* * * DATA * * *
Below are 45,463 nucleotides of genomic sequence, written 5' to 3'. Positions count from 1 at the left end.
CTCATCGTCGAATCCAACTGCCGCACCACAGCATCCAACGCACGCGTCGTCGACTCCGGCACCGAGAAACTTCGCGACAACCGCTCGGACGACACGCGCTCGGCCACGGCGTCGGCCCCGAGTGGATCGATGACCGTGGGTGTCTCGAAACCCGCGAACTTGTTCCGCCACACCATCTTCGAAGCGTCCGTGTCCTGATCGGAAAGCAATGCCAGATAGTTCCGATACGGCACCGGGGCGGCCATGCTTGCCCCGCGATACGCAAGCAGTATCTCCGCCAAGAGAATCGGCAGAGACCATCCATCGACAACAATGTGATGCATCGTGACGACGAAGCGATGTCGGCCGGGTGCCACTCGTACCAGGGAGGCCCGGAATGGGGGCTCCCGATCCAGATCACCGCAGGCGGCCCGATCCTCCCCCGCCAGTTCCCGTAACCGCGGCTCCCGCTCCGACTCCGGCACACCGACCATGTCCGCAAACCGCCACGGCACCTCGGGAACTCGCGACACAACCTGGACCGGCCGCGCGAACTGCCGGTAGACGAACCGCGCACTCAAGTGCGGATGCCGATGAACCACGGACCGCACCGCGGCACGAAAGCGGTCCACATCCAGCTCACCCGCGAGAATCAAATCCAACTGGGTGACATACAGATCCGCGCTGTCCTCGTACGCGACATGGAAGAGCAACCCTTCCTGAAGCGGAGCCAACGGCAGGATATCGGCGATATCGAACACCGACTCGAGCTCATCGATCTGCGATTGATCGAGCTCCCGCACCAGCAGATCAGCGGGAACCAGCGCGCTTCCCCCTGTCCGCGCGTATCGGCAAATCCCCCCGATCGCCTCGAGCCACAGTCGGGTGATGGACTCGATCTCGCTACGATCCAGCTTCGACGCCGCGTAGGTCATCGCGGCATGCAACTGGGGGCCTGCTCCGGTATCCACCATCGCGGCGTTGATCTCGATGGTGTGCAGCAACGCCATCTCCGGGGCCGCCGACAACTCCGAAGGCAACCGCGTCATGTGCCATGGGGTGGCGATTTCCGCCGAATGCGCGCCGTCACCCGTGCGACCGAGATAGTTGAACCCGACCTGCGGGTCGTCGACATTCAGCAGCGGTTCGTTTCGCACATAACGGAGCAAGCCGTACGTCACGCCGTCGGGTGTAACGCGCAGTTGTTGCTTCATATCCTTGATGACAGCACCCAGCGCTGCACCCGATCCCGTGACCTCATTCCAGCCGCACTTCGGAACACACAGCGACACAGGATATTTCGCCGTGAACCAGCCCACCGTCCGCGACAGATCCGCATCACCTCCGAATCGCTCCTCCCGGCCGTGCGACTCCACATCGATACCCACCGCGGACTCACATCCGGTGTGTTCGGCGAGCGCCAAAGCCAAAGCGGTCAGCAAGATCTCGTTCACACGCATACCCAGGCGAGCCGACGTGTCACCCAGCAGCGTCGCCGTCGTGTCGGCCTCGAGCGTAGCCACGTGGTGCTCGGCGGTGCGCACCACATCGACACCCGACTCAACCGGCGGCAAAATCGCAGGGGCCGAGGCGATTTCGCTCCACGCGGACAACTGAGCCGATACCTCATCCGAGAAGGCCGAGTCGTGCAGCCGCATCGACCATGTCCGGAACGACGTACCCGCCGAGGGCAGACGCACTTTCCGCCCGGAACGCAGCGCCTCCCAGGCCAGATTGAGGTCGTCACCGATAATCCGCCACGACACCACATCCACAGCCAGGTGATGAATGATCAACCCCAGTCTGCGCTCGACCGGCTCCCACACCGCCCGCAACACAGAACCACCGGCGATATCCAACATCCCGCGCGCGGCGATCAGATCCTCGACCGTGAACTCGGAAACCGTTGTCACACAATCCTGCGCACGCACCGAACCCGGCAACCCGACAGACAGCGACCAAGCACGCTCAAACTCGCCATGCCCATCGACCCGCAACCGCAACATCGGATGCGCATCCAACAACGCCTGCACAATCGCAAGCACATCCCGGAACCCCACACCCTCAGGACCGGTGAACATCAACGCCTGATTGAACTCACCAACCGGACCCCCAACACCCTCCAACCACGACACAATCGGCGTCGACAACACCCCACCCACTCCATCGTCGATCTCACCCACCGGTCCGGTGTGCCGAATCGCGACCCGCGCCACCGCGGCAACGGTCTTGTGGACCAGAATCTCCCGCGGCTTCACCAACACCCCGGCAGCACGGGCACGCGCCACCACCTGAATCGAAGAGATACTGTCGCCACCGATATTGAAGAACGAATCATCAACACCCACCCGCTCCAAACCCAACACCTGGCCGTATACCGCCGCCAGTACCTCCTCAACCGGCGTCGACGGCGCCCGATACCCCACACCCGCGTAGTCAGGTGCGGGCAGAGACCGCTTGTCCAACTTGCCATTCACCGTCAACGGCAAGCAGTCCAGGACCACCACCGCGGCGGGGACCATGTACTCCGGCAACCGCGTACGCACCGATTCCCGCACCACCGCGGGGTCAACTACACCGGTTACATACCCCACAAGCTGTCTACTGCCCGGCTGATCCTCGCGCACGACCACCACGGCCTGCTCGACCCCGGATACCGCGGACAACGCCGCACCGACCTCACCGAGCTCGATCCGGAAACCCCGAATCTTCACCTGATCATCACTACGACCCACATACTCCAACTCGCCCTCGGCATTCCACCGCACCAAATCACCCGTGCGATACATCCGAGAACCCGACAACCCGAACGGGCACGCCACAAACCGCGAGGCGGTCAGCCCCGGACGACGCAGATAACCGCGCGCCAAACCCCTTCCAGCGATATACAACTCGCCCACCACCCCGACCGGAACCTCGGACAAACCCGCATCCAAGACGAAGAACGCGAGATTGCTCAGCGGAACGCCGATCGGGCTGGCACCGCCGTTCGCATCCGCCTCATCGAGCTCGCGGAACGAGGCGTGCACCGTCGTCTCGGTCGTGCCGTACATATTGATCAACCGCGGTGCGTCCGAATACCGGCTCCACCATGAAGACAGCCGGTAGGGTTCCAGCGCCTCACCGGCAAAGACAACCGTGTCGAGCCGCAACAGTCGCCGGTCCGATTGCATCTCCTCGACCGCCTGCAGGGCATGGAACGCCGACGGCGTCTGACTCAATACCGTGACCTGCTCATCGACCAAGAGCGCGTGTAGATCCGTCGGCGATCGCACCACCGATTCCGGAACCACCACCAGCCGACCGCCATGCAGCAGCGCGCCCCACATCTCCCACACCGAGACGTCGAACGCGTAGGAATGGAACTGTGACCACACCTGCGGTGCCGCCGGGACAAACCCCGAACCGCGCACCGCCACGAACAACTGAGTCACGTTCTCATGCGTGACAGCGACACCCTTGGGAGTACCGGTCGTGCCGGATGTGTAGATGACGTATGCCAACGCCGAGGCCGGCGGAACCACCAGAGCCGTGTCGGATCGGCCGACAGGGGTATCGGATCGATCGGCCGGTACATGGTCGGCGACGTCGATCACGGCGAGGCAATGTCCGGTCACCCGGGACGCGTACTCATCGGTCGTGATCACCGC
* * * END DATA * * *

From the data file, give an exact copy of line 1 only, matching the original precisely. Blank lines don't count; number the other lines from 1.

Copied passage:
Below are 45,463 nucleotides of genomic sequence, written 5' to 3'. Positions count from 1 at the left end.